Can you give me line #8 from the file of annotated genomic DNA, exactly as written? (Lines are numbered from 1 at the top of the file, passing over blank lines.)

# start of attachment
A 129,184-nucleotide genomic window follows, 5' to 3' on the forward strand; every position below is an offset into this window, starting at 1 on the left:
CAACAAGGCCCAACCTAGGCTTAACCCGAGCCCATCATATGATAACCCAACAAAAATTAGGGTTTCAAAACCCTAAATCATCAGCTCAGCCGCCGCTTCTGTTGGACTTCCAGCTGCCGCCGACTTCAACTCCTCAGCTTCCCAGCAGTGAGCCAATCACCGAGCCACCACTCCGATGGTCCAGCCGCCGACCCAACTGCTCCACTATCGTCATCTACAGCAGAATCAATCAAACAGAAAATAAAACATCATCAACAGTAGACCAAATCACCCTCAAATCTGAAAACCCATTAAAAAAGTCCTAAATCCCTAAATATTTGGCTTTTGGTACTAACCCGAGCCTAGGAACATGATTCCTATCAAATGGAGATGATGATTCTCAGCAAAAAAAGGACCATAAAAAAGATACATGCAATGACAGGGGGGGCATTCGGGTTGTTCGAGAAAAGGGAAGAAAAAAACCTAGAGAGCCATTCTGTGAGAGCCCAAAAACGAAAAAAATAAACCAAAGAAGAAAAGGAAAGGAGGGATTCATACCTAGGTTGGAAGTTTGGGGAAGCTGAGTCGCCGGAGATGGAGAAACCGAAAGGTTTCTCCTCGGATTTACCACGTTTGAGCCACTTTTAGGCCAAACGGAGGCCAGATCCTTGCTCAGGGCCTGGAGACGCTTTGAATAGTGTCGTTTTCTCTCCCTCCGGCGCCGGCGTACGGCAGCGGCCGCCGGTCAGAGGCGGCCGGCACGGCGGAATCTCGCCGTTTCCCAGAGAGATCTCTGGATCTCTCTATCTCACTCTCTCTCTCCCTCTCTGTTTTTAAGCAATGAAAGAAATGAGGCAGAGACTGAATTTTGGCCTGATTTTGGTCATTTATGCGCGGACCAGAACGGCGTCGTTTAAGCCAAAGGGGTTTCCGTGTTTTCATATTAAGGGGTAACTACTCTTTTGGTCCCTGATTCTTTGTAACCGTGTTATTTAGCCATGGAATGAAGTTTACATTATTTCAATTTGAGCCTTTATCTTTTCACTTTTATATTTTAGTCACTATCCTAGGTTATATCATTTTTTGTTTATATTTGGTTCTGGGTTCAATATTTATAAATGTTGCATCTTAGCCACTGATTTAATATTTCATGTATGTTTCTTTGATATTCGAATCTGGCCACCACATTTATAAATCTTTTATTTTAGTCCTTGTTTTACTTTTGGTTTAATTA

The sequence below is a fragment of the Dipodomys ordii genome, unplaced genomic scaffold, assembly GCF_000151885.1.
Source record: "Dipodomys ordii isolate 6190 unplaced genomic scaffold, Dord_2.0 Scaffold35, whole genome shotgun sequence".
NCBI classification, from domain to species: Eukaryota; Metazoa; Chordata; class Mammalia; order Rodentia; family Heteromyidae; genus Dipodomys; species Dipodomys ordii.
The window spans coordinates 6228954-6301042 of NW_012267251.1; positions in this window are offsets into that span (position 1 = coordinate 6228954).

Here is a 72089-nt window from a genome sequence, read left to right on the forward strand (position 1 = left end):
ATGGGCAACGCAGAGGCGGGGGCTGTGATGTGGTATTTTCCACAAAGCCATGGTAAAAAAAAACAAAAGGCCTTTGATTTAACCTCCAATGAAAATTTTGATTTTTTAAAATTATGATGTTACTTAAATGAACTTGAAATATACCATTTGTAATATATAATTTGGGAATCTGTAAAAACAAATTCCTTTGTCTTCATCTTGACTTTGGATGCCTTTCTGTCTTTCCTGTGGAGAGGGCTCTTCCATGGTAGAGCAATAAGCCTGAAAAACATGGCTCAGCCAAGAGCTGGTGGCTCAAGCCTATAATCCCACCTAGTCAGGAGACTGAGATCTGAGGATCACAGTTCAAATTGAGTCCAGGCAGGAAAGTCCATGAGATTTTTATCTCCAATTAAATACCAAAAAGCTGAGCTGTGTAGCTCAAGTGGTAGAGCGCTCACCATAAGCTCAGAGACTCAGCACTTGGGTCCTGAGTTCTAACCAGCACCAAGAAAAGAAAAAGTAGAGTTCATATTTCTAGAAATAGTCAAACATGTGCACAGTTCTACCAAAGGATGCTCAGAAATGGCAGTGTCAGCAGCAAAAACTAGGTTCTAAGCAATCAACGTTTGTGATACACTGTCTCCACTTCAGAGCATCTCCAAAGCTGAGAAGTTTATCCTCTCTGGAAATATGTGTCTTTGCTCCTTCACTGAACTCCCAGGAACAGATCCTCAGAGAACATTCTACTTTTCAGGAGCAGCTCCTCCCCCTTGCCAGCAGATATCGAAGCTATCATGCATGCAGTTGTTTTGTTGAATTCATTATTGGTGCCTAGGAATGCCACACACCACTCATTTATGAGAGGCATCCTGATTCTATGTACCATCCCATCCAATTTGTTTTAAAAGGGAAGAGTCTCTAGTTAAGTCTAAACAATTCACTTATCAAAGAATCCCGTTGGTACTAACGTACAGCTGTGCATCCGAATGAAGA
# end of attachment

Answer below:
ATGGGCAACGCAGAGGCGGGGGCTGTGATGTGGTATTTTCCACAAAGCCATGGTAAAAAAAAACAAAAGGCCTTTGATTTAACCTCCAATGAAAATTTTGATTTTTTAAAATTATGATGTTACTTAAATGAACTTGAAATATACCATTTGTAATATATAATTTGGGAATCTGTAAAAACAAATTCCTTTGTCTTCATCTTGACTTTGGATGCCTTTCTGTCTTTCCTGTGGAGAGGGCTCTTCCATGGTAGAGCAATAAGCCTGAAAAACATGGCTCAGCCAAGAGCTGGTGGCTCAAGCCTATAATCCCACCTAGTCAGGAGACTGAGATCTGAGGATCACAGTTCAAATTGAGTCCAGGCAGGAAAGTCCATGAGATTTTTATCTCCAATTAAATACCAAAAAGCTGAGCTGTGTAGCTCAAGTGGTAGAGCGCTCACCATAAGCTCAGAGACTCAGCACTTGGGTCCTGAGTTCTAACCAGCACCAAGAAAAGAAAAAGTAGAGTTCATATTTCTAGAAATAGTCAAACATGTGCACAGTTCTACCAAAGGATGCTCAGAAATGGCAGTGTCAGCAGCAAAAACTAGGTTCTAAGCAATCAACGTTTGTGATACACTGTCTCCACTTCAGAGCATCTCCAAAGCTGAGAAGTTTATCCTCTCTGGAAATATGTGTCTTTGCTCCTTCACTGAACTCCCAGGAACAGATCCTCAGAGAACATTCTACTTTTCAGGAGCAGCTCCTCCCCCTTGCCAGCAGATATCGAAGCTATCATGCATGCAGTTGTTTTGTTGAATTCATTATTGGTGCCTAGGAATGCCACACACCACTCATTTATGAGAGGCATCCTGATTCTATGTACCATCCCATCCAATTTGTTTTAAAAGGGAAGAGTCTCTAGTTAAGTCTAAACAATTCACTTATCAAAGAATCCCGTTGGTACTAACGTACAGCTGTGCATCCGAATGAAGA